A note about XML: This handbook uses the original syntax of TMATS which was developed before XML was in general use. Since then, an XML version of TMATS has been published. The development of the XML version took a “transliteration” approach. That is, for the most part, there is a one-to-one mapping between the keywords in both syntaxes. Appendix A discusses the differences in more detail. But for now, this document will focus on the concepts and basic functionality provided by both.
If you are reading this, then you probably have some idea what the Telemetry Attributes Transfer Standard (TMATS) is; but let’s cover the basics, just in case. Let’s start with “telemetry,“ which is the process of remotely collecting data. The normal application of TMATS is for telemetry being transmitted using a radio signal from a test vehicle to a ground station where people are using the data to monitor what’s happening on the vehicle. As the word “attributes” implies, TMATS is used to describe this signal.
At a very basic level, the two main things to describe are the signal characteristics and the details necessary to decipher the digitally encoded data being carried by that signal. The description of a particular signal is provided using a set of attributes – in the form of code name:value pairs – in an ASCII text file.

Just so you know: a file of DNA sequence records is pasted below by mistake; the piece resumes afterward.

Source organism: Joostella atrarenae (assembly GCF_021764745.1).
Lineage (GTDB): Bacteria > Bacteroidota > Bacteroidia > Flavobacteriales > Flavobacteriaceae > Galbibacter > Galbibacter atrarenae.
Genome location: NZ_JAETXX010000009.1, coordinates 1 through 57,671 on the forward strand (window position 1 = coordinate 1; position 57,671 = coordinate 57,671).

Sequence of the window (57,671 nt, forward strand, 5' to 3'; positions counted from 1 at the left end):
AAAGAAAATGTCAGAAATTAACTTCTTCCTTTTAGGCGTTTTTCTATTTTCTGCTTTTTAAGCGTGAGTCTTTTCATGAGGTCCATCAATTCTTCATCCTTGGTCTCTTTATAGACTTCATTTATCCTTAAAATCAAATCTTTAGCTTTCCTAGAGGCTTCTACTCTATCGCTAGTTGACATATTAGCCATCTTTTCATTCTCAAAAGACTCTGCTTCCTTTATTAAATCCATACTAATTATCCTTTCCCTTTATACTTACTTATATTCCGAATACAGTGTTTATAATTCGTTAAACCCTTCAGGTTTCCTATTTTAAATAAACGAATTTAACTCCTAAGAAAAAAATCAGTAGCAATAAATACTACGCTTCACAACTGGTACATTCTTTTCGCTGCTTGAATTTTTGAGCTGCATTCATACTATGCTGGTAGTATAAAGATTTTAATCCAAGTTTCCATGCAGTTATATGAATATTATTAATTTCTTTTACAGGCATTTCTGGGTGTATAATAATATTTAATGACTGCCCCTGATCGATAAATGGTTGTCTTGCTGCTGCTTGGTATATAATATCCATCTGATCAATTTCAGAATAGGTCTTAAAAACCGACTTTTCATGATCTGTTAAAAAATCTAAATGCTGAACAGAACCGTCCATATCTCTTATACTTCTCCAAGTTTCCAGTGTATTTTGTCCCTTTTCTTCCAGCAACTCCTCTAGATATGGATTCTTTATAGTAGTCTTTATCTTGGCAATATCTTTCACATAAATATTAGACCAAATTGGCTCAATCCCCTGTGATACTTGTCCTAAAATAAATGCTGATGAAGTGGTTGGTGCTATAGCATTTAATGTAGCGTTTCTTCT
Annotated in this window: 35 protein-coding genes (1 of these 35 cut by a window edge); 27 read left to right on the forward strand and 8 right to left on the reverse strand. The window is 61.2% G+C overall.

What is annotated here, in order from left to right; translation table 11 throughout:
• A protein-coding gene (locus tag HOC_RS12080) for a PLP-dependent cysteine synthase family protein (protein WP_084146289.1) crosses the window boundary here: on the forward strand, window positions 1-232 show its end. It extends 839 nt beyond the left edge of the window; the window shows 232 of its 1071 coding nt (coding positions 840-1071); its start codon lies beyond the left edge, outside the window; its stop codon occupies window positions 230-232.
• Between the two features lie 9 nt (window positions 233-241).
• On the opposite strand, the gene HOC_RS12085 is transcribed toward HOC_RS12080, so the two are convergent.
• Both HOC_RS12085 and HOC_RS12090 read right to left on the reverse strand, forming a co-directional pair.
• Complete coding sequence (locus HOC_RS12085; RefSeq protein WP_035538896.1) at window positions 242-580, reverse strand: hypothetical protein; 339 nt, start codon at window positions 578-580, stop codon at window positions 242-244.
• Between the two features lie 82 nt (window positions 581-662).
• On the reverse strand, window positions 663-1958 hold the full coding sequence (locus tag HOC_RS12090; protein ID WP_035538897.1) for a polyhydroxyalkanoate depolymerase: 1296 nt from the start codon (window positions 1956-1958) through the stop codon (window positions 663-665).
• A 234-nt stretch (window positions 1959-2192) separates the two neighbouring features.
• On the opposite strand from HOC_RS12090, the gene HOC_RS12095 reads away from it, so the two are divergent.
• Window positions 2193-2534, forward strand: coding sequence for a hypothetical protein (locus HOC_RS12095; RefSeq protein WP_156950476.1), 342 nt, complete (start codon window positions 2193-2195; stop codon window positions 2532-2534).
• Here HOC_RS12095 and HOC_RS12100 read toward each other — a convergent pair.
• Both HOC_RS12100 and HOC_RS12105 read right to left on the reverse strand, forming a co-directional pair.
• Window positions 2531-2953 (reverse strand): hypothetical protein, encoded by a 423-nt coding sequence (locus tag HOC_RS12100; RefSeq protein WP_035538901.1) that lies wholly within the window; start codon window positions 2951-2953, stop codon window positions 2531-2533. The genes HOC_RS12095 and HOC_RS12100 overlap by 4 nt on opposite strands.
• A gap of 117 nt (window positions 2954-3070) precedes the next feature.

So without further adieu, let’s look at an extremely simple TMATS file.
a. RCC IRIG 106 Revision Level. Identifies the RCC IRIG 106 version of TMATS used to generate the file. The format to describe a Revision Level is 106-xx, with xx as the last two digits of the year.
b. Point of Contact (POC) information.
(1) Number of POCs. Identifies the number of Points of contact (POC) to be given.
(2) POC Name. Identifies the name of the POC.
G\POC1-1: Wile E. Coyote;
(3) POC Agency. Identifies the agency the named POC is associated with.
(4) POC Address. Identifies the agency address.
G\POC3-1:123 Roadrunner Way;
(5) POC Telephone. Identifies the named POC contact number.
Now, that wasn't so bad, was it? Well, unfortunately, this example is not very useful because it does not actually describe anything … but it’s a start.